The main story in Action Comics #13 was a great story bringing back the Phantom Zone and its criminals, an Arctic Fortress, and some classic Fortress memorabilia. But the biggest re-imagination and addition to the DCnU Superman mythos was Krypto the Super-dog.
The back-up feature in Action Comics #13 focuses on Krypto's life in the Phantom Zone and how he was always in Kal's life, even if observing from another dimension. These back-up features, written by Sholly Fisch, have added some nice flourishes to Morrison's stories, filling in some details of the supporting cast members and some important events in Superman's life.
This story is simple, showing the love and devotion of a dog for his boy. And given that I loved the return of Krypto, I thought this was sweet.
Early on we see how Jor-El does some genetic legerdemain, linking Krypto and Kal forever, creating an unbreakable bond. I suppose in this day and age some explanation for Krypto finding Kal light years away (via the Phantom Zone) is needed beyond their love for each other. But it added something of a cold scientific layer on what was otherwise a purely emotional story.
Here we see a replay of the scene from Action Comics #5, Krypto forcing Xa-Du back through the Phantom Zone portal, saving the El family and leading to Kal being put in the rocket to Earth.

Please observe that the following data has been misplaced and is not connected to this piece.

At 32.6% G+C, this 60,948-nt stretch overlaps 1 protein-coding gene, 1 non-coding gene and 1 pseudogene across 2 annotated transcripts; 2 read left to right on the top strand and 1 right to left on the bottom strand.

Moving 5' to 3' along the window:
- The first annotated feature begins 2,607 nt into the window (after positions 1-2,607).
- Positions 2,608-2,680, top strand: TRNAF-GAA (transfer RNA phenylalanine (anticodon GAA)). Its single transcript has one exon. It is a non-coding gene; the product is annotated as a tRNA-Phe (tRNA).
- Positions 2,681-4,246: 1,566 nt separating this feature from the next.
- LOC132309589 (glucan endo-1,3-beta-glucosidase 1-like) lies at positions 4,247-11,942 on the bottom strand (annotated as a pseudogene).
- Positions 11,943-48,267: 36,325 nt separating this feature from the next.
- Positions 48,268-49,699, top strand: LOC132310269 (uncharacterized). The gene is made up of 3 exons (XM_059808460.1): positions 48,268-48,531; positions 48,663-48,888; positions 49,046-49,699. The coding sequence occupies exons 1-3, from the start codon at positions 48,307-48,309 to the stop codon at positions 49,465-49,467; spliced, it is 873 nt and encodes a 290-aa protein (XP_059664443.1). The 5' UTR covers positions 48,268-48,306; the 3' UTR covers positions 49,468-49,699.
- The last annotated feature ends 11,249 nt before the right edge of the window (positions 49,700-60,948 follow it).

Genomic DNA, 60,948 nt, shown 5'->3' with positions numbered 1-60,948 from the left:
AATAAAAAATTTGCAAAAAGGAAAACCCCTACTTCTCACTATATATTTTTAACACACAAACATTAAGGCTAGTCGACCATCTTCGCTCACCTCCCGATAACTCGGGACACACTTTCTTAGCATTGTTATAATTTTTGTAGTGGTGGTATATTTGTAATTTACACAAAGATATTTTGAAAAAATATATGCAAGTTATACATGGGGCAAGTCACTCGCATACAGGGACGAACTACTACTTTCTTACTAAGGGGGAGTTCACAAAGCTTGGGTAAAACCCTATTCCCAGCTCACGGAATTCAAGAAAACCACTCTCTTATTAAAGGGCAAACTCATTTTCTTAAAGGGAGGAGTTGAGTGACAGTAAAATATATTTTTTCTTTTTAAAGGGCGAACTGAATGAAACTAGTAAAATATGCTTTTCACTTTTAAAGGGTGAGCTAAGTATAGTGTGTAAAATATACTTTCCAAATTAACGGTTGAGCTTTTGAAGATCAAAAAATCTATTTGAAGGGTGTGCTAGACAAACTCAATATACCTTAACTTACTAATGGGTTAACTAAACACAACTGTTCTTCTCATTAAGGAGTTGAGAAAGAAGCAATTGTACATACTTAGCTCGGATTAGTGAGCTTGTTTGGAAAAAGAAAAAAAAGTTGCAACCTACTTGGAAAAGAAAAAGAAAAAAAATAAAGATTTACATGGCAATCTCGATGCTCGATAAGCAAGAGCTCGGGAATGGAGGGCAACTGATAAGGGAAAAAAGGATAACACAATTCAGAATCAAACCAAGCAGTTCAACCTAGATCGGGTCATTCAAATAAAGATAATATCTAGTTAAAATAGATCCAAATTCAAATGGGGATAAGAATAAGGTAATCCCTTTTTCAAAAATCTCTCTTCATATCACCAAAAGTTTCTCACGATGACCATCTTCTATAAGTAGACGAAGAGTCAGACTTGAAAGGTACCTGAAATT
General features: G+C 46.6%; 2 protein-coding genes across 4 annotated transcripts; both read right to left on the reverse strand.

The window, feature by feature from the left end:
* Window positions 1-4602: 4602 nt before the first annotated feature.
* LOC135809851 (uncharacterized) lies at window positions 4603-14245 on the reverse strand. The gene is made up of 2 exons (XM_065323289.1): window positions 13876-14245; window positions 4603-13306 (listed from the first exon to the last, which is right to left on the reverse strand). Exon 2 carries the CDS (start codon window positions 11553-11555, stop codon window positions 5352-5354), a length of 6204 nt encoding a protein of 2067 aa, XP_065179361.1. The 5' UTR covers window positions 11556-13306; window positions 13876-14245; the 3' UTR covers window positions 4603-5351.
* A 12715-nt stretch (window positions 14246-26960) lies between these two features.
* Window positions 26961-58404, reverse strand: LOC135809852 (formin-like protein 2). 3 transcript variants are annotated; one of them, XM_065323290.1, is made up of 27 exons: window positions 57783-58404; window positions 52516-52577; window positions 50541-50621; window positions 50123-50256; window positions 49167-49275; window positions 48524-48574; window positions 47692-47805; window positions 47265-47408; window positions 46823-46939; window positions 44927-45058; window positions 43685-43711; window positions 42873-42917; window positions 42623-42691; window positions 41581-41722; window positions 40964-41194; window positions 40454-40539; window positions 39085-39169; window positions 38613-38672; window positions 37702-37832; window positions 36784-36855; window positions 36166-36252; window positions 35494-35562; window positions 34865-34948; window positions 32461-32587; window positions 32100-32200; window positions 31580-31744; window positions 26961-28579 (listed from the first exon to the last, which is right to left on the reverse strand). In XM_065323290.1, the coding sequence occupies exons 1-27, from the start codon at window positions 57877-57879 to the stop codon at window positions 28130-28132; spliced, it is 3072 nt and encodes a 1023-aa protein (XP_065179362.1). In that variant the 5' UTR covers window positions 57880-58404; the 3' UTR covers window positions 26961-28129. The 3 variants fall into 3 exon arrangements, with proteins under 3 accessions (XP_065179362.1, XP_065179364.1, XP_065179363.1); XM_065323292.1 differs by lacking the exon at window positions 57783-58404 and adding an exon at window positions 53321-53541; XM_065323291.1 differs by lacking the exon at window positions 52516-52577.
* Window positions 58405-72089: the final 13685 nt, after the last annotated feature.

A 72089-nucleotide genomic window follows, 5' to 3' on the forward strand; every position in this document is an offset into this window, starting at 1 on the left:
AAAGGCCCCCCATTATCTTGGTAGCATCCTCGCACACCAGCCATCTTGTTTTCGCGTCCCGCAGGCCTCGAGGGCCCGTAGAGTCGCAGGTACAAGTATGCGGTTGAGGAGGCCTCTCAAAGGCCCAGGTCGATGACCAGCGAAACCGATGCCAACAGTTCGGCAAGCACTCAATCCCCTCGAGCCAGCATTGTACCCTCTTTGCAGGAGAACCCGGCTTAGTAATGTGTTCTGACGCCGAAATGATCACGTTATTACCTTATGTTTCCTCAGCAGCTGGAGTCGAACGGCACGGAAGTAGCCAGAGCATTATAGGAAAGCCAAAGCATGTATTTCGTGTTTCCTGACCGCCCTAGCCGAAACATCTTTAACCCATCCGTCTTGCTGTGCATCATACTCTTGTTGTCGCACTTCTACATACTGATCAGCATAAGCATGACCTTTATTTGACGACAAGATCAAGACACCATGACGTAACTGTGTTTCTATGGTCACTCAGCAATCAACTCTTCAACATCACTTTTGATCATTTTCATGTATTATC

One thing I like is how Fisch states that even with Kal at this tender age, he and Krypto were inseparable. There is something about the use of 'thick as thieves' here that just worked for me.
Either by love or by gene linking or by some tracker built into his collar, Krypto is able to cross the vast distance of space (albeit in the zone) to be at Clark's side.
He is there in trying times, like when the Kents were buried.
He is there during battles, trying to help from the other side of the mirror.
I hope we end up seeing the fight against the T. Rex!
But Krypto's favorite moments are the quiet moments when he can simply be near Clark, at peace.
Again, this is a sweet story which builds on the emotional ending of the main piece in the issue. Nothing to complain about there. That is what these back-up stories should do, build on what we have read before.
Brad Walker does the art here. Unlike his prior back-ups, Walker's pencils are inked; Andrew Hennessy is the inker. That 'solidifies' the story a bit. I wonder how this Norman Rockwell-esque story would have felt if the art was just penciled rather than inked. It isn't a complaint. But I wonder if the softer pencils would have worked better.
Will these back-ups continue once Morrison leaves? I hope so.